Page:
Published: Dec. 7, 2022 By

Takács Quartet with GBYO studentsIt would seem that members of the College of Music’s Takács Quartet don’t need any help creating a dynamic and engaging musical ambience.

The musicians of the world-renowned, Grammy Award-winning ensemble are widely recognized for their musical qualifications and achievements. Violinists Edward Dusinberre and Harumi Rhodes, violist Richard O’Neill and cellist András Fejér are all veterans of the international classical music scene; and all four of them—artists-in-residence at our college—regularly perform for audiences worldwide, holding their own on the most prestigious, storied stages.

Even so, the quartet is committed to collaborating with others to make their performances extra special, particularly in our local community.

“We love playing for our home crowd in Boulder,” says Rhodes, who recently returned from a busy, international tour with the quartet. “The energy in the concert hall is a huge part of our music making. Audience members might not always realize this, but they are actively contributing to what is happening on stage. 

“Having a ‘home’ audience of loyal Takács fans is a huge honor and when we hear the buzz of conversation among friends in the hall, it makes the concert experience more than just about the music itself. It’s about the relationships formed through the shared love of music.”

Nurturing and drawing inspiration from those relationships is a major focus for the quartet as they look to 2023. Coming up on Jan. 8 and 9, they will perform Haydn’s String Quartet Op. 77 No. 2, Beethoven’s String Quartet Op. 132 and Fanny Mendelssohn’s String Quartet in E-flat Major. These concerts will celebrate several milestones for the group, including the release of new Fanny and Felix Mendelssohn and Haydn string quartets recordings, and the publication of Dusinberre’s new book, Distant Melodies: Music in Search of Home.

The January concerts will also signify a new push from the quartet to deepen and expand its relationships with fans. Beginning in 2023, the Takács Quartet’s new CU Series will allocate 16 free tickets for each Monday night concert to engage new audience members.

“Over the summer, I spoke with our friends and colleagues at the College of Music and CU Presents about how we can continue to serve our loyal patrons alongside cultivating relationships with possible new audience members, especially young music students in our community,” Rhodes explains. “The opportunity to grow our audience is exciting to us—and we think engaging with young musicians in our local community is a beautiful place to start.”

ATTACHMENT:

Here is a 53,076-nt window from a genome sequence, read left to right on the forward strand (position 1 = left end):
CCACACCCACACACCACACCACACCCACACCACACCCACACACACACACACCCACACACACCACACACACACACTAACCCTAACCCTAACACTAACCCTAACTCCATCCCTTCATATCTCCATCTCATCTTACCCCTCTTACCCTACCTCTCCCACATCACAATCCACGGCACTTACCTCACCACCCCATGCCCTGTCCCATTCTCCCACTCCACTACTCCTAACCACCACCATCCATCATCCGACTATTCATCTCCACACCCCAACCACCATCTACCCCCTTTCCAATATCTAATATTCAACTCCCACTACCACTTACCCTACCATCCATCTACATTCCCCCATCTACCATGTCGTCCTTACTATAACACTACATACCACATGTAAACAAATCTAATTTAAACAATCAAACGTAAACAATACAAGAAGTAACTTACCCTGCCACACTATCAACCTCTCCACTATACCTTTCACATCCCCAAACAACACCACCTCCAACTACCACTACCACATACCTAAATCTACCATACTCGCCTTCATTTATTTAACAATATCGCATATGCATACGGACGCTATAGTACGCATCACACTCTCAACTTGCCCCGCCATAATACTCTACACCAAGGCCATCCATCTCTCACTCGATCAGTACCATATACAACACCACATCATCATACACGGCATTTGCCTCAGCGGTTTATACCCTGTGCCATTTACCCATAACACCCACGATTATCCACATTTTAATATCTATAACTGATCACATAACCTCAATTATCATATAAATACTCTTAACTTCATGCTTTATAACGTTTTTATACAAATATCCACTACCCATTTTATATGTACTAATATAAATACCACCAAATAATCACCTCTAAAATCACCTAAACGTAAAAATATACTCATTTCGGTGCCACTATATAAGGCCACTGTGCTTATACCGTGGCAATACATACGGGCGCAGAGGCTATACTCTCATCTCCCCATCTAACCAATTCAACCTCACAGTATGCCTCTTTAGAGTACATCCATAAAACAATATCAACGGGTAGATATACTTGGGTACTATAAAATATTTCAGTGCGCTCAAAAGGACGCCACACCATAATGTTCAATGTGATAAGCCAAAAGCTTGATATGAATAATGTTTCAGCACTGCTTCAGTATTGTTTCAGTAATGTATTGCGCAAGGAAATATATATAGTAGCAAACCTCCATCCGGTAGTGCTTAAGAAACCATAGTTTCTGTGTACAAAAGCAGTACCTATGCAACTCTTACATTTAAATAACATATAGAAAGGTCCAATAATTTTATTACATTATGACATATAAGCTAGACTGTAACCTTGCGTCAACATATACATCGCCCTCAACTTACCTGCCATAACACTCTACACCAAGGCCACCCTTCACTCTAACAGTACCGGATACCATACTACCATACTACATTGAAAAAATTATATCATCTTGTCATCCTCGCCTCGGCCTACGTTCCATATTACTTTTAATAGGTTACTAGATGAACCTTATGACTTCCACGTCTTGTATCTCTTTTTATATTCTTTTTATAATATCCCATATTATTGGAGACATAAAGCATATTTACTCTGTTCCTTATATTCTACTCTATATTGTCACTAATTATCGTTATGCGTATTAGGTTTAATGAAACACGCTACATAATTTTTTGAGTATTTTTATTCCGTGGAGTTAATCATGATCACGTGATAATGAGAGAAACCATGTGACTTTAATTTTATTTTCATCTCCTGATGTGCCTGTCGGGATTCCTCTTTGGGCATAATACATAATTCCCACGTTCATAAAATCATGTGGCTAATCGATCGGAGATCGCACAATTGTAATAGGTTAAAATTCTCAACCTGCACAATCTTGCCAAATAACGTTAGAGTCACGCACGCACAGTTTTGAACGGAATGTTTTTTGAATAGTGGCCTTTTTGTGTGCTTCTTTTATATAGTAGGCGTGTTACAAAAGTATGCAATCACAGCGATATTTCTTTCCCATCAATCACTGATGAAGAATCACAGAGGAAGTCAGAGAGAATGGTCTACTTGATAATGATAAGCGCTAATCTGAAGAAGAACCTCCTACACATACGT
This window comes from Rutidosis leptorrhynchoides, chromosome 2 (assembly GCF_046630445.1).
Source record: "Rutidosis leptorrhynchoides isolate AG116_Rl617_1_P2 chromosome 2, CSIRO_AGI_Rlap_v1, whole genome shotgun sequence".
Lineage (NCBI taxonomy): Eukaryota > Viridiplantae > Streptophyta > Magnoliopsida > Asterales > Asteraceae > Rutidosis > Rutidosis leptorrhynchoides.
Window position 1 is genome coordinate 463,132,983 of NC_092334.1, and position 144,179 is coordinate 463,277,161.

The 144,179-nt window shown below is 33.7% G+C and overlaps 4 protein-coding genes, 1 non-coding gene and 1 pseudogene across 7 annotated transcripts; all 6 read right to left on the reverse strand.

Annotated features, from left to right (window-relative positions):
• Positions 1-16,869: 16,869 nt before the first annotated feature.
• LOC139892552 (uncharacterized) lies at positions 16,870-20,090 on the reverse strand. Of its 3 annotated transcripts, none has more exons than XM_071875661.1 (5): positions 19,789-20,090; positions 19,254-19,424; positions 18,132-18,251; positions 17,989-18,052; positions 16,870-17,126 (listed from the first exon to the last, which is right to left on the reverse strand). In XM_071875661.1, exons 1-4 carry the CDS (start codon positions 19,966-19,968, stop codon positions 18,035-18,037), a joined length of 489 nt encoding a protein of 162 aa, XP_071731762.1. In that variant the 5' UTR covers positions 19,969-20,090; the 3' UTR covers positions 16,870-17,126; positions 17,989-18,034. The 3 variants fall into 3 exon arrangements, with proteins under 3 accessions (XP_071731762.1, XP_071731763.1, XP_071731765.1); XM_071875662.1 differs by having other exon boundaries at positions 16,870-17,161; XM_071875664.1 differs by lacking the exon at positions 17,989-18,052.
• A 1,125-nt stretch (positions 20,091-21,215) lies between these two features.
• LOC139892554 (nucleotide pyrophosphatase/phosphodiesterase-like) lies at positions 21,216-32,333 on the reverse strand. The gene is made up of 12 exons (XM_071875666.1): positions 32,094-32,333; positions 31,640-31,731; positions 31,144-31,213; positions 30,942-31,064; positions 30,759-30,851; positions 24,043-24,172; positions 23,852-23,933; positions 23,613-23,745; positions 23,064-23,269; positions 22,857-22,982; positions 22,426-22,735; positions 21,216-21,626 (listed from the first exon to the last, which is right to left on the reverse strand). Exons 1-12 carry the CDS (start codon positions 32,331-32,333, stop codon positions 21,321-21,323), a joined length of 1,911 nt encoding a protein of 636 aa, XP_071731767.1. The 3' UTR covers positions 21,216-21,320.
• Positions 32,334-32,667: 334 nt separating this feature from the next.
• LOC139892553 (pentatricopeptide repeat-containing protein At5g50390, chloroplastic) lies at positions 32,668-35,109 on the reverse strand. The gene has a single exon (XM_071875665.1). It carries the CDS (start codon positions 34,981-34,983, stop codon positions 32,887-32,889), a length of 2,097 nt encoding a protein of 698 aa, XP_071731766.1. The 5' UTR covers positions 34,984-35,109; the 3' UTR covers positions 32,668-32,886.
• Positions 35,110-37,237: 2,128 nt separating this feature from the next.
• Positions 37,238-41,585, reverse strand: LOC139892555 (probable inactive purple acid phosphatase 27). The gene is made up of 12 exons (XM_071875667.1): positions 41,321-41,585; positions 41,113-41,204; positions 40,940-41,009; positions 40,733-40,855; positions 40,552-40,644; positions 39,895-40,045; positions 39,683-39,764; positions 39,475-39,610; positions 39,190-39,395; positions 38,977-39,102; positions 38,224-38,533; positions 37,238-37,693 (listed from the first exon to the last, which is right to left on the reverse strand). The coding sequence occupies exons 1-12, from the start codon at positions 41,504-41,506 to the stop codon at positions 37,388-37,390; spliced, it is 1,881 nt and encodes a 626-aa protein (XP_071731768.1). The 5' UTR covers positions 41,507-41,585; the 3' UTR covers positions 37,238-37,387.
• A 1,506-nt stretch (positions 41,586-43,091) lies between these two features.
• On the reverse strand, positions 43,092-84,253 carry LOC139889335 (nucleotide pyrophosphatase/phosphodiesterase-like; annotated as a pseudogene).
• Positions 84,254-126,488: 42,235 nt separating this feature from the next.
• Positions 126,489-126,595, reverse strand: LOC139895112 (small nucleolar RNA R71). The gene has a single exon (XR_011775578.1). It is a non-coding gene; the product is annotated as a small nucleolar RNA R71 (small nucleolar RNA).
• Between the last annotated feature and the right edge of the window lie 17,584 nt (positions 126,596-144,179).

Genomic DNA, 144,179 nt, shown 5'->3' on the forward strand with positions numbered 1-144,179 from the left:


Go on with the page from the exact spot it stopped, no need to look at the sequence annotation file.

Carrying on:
Reaching out to young musicians isn’t a new priority for the quartet, now entering its 48th season. Most recently, Takács members worked closely with members of youth orchestras to instill a sense of engagement and investment in orchestral music among young local musicians. In September, the quartet invited alumna Emily Bowman—artistic director of the Greater Boulder Youth Orchestras—and 16 of her students to attend one of the ensemble’s Monday night performances. 

“We loved having them in the audience and talking with them afterwards,” says Rhodes. “Their observations, comments, impressions and questions were full of curiosity and insight—and their presence in the hall added a joyful energy to the concert.”

Student Q+A photo

Such efforts are slated to continue. The quartet has invited Boulder Suzuki Strings Executive Director Amy Gesmer-Packman and 16 of her students to attend their concert on Jan. 9. And In March and April, the quartet will welcome Executive Director of the Colorado Music Festival Elizabeth McGuire and Center for Musical Arts Education Director Kathy Kucsan, along with 16 students, to join the audience.

Harumi with Boulder Suzuki StringsAlongside her individual work with Boulder Suzuki Strings, the GBYO chamber music ensembles and students from the Colorado Music Festival Young Musicians Seminar, Rhodes says such community engagement activities add deeper meaning and impact to the quartet’s performances.

Indeed, it’s part of what makes playing at CU Boulder unique for a group of musicians that’s welcomed with open arms in classical music venues around the world. For all the excitement and glamor that comes with traveling nationally and internationally, there’s something special about returning home.